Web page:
The EU’s top official has pledged to conduct a ‘stress test’ of pipelines after the leaks

BRUSSELS – The head of the European Union’s executive arm pledged on Wednesday to conduct checks on key EU infrastructure, including energy, after suspected sabotage of natural gas pipelines in the Baltic Sea.

European Commission President Ursula von der Leyen said last week’s damage to Nord Stream pipelines linking Russia and Germany “showed how vulnerable our energy infrastructure is” and that a comprehensive plan was needed to ensure the integrity of key EU networks, including data.

“We need to stress our infrastructure,” von der Leyen told the European Parliament in Strasbourg, France. “We need to determine if we have weaknesses and where those weaknesses are.” It also said that satellite monitoring will be used to detect potential threats.

Amid Russia’s seven-month war against Ukraine and Western military support for the Ukrainian government, Nord Stream damage was caused by undersea explosions caused by several hundred pounds of explosives at four locations off southern Sweden and Denmark. The explosions caused a major leak of methane gas into the Baltic Sea.

Because EU countries are responsible for overseeing energy and other essential infrastructure in the bloc, von der Leyen said its push for safety would include national capitals.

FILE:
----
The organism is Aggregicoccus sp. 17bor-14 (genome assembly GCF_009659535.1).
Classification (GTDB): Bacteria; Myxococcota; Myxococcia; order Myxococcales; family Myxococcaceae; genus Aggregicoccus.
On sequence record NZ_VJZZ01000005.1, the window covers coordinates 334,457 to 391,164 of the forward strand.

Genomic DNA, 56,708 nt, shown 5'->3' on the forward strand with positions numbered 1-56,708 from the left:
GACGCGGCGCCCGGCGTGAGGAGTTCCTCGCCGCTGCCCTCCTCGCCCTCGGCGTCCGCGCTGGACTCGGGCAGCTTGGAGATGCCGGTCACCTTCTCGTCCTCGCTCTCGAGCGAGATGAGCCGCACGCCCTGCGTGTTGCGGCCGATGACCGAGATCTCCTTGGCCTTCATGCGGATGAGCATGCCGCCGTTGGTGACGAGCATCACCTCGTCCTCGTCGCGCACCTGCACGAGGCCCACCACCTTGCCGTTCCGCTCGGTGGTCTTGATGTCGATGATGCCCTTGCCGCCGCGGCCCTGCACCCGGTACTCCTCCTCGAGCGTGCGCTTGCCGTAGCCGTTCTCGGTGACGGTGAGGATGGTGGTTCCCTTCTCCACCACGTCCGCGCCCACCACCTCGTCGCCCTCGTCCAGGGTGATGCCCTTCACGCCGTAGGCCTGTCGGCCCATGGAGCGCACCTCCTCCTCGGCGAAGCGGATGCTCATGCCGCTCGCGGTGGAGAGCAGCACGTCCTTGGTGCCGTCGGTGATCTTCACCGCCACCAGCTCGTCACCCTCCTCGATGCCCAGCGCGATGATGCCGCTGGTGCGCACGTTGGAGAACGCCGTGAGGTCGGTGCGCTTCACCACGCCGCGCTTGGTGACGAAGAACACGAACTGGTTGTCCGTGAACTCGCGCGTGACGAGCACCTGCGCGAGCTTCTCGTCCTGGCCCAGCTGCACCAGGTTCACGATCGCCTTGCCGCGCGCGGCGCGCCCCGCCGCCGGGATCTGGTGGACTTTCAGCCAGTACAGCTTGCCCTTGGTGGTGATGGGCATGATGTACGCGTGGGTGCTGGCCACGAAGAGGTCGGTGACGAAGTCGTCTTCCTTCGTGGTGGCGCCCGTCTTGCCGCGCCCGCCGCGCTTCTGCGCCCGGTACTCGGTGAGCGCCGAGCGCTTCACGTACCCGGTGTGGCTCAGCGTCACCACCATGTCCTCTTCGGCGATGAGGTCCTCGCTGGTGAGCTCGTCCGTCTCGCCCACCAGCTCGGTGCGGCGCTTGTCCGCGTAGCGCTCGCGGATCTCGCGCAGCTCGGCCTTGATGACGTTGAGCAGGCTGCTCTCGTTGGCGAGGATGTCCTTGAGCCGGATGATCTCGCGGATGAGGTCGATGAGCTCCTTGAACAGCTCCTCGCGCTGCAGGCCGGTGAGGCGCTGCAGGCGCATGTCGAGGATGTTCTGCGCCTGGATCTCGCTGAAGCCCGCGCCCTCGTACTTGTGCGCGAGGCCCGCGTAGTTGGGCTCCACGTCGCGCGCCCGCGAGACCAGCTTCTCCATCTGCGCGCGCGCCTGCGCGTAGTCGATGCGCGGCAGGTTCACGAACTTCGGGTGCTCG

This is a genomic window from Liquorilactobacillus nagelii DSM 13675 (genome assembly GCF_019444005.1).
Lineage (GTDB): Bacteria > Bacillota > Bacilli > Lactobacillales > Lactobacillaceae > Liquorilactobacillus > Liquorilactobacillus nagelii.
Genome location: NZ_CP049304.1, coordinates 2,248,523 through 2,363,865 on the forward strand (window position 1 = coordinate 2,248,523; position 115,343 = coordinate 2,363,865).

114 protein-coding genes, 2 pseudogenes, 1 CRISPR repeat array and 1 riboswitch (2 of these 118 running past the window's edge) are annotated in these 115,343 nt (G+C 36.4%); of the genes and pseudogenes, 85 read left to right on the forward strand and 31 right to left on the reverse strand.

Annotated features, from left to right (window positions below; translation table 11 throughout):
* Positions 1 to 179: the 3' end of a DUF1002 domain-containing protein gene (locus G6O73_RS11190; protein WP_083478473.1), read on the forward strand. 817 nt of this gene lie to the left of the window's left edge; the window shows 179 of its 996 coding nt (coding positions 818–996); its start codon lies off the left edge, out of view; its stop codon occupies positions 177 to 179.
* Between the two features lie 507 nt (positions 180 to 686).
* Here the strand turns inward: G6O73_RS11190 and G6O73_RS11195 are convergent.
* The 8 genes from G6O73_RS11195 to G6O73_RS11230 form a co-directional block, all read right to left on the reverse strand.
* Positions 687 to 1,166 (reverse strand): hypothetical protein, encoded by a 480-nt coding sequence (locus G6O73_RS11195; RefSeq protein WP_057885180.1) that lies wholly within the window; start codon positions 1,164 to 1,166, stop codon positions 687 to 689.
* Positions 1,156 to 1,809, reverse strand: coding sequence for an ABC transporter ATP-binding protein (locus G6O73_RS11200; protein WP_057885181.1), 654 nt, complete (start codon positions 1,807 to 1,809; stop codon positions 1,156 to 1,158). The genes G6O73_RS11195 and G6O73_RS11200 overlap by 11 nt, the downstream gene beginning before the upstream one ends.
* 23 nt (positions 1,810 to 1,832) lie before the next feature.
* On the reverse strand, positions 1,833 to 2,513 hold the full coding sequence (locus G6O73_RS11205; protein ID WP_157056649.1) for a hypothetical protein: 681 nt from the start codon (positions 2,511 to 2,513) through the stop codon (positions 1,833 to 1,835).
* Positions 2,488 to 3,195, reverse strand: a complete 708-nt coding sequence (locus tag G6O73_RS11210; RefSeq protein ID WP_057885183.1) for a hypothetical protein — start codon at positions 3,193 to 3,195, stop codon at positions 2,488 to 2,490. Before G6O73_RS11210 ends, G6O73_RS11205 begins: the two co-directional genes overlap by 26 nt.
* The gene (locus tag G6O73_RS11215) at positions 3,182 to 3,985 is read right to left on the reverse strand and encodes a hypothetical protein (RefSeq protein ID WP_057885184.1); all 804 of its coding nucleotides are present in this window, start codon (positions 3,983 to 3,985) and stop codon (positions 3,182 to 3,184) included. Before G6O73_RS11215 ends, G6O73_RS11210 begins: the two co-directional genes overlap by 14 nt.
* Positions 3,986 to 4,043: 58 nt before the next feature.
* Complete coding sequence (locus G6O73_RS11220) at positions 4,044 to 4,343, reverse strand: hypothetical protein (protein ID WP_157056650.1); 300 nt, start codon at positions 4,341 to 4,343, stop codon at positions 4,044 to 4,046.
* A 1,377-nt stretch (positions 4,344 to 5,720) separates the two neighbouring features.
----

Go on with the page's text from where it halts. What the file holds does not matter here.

“We will work with member states to ensure that effective stress tests are conducted in the energy sector,” she said. Then other high-risk sectors, such as digital infrastructure and offshore electricity, should follow.

Also in Strasbourg, the European Union’s foreign policy chief Josep Borrell predicted on Wednesday that the 27 national governments would agree to impose new sanctions on Russia in response to its illegal annexation of four regions of Ukraine that make up about 15% of Ukraine’s territory.

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The new sanctions planned include a cap on Russian oil prices, restrictions on EU exports of aircraft components to the country, and restrictions on imports of Russian steel. Diplomats from European Union member states were aiming to have the new package approved as soon as Wednesday in Brussels.

The new sanctions build on the already unprecedented European sanctions against Russia as a result of its war against Ukraine since February.

The EU’s measures so far include restrictions on energy supplies from Russia, a ban on financial transactions with Russian entities including the central bank and an asset freeze against more than 1,000 people and more than 100 entities.

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